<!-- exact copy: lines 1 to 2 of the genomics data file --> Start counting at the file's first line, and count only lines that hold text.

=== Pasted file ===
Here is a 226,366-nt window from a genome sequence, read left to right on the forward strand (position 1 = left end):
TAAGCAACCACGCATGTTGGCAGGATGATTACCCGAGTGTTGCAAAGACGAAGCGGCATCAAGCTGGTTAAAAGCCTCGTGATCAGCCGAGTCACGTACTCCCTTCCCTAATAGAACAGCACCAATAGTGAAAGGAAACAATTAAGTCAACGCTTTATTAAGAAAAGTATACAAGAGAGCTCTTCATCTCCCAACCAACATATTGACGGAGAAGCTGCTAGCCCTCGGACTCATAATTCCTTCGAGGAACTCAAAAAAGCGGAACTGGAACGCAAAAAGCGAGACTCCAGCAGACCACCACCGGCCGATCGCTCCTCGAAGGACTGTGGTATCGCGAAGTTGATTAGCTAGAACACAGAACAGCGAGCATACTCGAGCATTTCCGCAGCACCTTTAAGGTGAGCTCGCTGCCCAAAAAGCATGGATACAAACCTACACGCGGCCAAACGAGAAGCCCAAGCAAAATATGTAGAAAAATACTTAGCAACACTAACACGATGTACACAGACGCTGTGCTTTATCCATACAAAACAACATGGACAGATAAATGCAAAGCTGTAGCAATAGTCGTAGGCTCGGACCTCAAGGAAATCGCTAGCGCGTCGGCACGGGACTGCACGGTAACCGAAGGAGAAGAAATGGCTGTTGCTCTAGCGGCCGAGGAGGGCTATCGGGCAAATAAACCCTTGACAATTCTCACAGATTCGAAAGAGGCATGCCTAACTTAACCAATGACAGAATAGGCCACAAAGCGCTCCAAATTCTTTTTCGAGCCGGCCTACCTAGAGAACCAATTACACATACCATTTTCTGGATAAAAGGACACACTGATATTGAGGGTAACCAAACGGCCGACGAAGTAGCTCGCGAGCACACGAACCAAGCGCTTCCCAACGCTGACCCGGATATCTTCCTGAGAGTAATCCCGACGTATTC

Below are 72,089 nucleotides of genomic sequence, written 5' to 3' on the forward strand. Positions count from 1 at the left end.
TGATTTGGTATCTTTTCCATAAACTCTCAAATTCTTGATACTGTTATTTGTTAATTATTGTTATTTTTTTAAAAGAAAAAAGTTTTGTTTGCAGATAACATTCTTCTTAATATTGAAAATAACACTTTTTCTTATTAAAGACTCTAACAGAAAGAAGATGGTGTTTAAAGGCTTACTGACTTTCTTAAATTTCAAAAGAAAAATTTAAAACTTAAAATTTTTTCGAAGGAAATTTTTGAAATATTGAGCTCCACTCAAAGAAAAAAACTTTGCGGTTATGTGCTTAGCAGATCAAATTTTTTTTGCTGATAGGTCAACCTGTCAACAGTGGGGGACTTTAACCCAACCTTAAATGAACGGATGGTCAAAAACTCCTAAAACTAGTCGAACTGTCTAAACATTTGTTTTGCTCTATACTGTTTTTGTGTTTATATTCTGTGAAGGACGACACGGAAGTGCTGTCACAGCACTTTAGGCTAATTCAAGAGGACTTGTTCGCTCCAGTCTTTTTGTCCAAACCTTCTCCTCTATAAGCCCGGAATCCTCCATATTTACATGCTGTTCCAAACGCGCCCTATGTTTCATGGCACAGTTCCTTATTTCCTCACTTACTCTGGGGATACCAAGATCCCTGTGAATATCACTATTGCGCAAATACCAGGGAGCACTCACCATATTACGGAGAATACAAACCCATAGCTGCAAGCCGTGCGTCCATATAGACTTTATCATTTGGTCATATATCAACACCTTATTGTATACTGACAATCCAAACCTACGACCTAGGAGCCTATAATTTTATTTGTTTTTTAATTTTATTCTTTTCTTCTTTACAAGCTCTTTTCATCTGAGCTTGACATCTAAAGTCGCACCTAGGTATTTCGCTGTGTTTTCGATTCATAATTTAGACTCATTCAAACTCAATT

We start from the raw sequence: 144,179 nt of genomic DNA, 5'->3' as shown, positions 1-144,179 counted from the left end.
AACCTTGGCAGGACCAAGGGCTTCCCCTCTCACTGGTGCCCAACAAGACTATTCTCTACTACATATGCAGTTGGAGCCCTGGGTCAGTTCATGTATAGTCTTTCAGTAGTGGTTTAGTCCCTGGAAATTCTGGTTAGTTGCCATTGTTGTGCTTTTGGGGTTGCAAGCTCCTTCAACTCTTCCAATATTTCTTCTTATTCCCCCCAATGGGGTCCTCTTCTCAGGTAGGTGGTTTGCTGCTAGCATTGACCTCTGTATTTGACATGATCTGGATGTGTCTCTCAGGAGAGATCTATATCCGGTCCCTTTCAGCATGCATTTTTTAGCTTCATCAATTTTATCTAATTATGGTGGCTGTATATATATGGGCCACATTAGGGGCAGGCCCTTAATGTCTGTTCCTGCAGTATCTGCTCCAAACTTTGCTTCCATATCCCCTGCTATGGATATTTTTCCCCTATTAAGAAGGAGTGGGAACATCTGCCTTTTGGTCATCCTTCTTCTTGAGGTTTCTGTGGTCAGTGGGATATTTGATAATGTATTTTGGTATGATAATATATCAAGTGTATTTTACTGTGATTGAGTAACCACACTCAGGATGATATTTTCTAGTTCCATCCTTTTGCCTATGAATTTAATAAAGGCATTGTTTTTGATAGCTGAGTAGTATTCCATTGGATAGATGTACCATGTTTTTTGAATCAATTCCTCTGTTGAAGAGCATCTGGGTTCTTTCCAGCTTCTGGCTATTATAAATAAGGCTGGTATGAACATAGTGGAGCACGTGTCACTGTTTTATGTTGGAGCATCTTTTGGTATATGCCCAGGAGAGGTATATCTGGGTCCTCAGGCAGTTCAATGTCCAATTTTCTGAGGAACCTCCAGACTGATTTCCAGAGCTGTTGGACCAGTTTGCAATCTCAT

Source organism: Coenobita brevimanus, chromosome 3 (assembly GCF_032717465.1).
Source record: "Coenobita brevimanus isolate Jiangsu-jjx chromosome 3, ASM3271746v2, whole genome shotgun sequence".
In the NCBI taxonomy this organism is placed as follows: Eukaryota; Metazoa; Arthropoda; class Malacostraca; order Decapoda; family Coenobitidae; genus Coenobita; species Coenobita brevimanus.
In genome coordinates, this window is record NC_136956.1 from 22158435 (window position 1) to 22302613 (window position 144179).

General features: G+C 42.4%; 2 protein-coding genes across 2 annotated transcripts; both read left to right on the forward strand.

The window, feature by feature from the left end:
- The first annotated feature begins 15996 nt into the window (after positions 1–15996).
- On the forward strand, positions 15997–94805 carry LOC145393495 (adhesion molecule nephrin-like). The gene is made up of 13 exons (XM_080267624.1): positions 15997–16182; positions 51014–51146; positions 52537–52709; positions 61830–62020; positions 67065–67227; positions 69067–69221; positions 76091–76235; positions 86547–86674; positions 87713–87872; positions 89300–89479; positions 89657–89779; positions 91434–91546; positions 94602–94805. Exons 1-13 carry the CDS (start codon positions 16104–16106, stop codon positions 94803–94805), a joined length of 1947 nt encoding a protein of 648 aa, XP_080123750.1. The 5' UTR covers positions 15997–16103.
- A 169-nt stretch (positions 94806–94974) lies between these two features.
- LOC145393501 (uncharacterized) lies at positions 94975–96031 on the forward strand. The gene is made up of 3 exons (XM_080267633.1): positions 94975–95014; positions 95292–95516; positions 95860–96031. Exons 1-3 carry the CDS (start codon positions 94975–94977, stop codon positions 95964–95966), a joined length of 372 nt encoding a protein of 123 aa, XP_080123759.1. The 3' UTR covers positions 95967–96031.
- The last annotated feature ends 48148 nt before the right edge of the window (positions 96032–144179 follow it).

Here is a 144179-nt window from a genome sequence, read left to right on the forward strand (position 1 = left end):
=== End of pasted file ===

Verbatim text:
Here is a 226,366-nt window from a genome sequence, read left to right on the forward strand (position 1 = left end):
TAAGCAACCACGCATGTTGGCAGGATGATTACCCGAGTGTTGCAAAGACGAAGCGGCATCAAGCTGGTTAAAAGCCTCGTGATCAGCCGAGTCACGTACTCCCTTCCCTAATAGAACAGCACCAATAGTGAAAGGAAACAATTAAGTCAACGCTTTATTAAGAAAAGTATACAAGAGAGCTCTTCATCTCCCAACCAACATATTGACGGAGAAGCTGCTAGCCCTCGGACTCATAATTCCTTCGAGGAACTCAAAAAAGCGGAACTGGAACGCAAAAAGCGAGACTCCAGCAGACCACCACCGGCCGATCGCTCCTCGAAGGACTGTGGTATCGCGAAGTTGATTAGCTAGAACACAGAACAGCGAGCATACTCGAGCATTTCCGCAGCACCTTTAAGGTGAGCTCGCTGCCCAAAAAGCATGGATACAAACCTACACGCGGCCAAACGAGAAGCCCAAGCAAAATATGTAGAAAAATACTTAGCAACACTAACACGATGTACACAGACGCTGTGCTTTATCCATACAAAACAACATGGACAGATAAATGCAAAGCTGTAGCAATAGTCGTAGGCTCGGACCTCAAGGAAATCGCTAGCGCGTCGGCACGGGACTGCACGGTAACCGAAGGAGAAGAAATGGCTGTTGCTCTAGCGGCCGAGGAGGGCTATCGGGCAAATAAACCCTTGACAATTCTCACAGATTCGAAAGAGGCATGCCTAACTTAACCAATGACAGAATAGGCCACAAAGCGCTCCAAATTCTTTTTCGAGCCGGCCTACCTAGAGAACCAATTACACATACCATTTTCTGGATAAAAGGACACACTGATATTGAGGGTAACCAAACGGCCGACGAAGTAGCTCGCGAGCACACGAACCAAGCGCTTCCCAACGCTGACCCGGATATCTTCCTGAGAGTAATCCCGACGTATTC